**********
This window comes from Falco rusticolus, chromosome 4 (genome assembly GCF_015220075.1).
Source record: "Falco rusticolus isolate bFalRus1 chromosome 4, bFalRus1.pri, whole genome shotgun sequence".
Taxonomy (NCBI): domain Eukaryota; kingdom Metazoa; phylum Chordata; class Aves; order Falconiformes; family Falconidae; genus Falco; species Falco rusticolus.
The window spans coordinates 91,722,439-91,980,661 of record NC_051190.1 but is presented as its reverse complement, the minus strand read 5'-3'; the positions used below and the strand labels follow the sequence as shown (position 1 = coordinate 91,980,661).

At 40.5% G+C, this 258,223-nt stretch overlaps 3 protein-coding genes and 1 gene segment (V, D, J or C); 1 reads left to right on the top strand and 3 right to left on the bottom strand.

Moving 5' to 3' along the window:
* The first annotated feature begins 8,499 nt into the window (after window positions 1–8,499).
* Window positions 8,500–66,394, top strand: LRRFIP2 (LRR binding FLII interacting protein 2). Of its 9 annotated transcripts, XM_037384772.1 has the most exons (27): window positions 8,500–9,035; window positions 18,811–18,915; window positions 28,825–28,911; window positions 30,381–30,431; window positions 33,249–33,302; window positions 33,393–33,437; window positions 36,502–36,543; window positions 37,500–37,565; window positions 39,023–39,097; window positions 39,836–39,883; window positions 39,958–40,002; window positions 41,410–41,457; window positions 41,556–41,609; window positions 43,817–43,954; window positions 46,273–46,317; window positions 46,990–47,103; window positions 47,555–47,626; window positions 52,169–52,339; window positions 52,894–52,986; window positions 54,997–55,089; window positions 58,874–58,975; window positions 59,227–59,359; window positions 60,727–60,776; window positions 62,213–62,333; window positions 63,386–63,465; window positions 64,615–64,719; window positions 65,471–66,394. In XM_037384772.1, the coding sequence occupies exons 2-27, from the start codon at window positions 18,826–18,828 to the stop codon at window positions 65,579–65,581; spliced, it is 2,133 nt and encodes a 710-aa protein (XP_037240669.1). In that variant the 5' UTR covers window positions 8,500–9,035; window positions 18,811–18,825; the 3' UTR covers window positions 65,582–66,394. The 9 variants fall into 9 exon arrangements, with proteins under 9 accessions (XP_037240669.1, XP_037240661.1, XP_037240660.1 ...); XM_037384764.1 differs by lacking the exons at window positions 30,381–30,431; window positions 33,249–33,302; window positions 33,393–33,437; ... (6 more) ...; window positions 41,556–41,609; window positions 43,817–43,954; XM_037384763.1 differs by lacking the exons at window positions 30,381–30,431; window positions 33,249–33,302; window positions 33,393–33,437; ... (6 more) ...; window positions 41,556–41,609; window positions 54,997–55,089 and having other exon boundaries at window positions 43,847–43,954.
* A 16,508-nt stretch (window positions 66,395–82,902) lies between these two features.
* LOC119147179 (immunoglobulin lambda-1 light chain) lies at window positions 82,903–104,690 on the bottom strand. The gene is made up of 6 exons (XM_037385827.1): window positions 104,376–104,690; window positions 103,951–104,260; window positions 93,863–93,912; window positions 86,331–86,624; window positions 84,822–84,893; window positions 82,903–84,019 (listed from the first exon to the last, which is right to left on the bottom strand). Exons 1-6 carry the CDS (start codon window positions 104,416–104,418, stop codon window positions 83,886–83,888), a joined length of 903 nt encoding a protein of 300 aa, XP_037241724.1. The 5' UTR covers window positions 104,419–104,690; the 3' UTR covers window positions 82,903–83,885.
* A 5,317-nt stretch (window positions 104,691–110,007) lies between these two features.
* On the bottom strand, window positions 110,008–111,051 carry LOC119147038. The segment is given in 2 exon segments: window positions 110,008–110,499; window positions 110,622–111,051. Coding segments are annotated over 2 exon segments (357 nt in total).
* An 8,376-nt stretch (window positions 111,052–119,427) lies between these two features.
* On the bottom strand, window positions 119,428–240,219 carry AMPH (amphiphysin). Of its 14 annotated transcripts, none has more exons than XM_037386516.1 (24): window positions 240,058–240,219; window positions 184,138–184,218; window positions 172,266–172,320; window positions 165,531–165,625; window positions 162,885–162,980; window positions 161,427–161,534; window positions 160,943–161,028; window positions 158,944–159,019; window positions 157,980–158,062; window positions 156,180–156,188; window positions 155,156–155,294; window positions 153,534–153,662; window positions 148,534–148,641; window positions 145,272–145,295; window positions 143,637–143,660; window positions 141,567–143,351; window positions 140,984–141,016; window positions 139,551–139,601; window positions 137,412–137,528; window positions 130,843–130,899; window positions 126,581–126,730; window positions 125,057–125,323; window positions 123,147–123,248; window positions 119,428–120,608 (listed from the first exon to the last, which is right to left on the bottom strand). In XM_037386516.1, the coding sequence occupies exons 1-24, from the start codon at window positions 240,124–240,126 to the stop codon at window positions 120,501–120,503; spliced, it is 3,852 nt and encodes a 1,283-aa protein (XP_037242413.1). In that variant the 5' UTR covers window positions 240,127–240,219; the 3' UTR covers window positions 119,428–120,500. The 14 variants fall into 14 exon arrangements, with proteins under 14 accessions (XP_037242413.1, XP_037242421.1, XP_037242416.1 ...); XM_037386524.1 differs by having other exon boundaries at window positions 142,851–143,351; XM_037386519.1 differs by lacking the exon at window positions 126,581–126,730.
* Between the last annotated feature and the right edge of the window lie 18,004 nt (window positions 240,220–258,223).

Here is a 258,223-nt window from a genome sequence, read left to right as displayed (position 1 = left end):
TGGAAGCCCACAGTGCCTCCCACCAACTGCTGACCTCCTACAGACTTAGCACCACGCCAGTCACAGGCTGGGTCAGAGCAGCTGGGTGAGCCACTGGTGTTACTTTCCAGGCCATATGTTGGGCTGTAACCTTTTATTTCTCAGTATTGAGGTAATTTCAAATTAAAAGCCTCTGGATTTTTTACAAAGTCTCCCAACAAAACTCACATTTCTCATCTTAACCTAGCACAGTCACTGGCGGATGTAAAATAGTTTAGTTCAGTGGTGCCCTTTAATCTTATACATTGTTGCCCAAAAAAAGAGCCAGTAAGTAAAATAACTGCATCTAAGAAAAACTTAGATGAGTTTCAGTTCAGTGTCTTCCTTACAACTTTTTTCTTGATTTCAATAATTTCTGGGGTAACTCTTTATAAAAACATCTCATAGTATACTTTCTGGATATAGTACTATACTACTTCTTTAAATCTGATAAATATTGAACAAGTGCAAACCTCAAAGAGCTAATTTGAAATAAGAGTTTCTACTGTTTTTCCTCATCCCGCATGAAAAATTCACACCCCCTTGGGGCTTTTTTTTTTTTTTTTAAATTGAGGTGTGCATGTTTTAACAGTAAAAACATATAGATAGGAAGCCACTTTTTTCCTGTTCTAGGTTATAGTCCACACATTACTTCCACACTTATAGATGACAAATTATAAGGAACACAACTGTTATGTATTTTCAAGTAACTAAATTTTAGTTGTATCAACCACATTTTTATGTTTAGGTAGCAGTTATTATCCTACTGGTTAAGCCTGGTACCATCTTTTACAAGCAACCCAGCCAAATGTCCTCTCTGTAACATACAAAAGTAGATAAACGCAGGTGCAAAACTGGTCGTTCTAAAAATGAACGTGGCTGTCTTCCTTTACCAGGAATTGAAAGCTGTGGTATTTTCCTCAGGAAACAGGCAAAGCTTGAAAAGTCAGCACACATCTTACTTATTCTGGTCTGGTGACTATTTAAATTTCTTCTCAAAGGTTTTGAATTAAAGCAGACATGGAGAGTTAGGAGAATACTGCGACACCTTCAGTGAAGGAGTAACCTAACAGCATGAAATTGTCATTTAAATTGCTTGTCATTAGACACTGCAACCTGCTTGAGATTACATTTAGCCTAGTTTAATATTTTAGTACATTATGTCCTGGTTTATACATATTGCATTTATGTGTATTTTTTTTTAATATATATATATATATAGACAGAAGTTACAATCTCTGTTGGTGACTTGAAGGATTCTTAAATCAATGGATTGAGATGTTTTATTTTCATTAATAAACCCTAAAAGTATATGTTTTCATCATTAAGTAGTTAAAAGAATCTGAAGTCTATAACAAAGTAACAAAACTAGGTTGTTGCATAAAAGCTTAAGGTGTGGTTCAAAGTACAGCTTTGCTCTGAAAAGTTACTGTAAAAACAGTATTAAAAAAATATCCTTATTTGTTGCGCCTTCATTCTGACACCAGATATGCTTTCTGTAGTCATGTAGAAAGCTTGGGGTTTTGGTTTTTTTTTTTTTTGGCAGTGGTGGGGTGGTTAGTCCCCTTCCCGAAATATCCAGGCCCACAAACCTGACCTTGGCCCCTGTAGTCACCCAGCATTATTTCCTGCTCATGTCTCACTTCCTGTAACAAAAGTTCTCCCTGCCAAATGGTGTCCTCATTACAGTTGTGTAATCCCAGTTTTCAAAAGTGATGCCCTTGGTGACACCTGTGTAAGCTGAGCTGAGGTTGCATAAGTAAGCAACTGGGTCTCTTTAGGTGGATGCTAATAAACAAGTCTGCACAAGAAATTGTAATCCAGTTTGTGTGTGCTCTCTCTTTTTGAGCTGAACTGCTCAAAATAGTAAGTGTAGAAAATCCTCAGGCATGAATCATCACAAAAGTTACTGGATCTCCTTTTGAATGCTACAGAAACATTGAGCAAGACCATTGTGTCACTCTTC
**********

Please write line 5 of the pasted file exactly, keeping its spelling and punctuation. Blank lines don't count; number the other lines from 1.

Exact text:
At 40.5% G+C, this 258,223-nt stretch overlaps 3 protein-coding genes and 1 gene segment (V, D, J or C); 1 reads left to right on the top strand and 3 right to left on the bottom strand.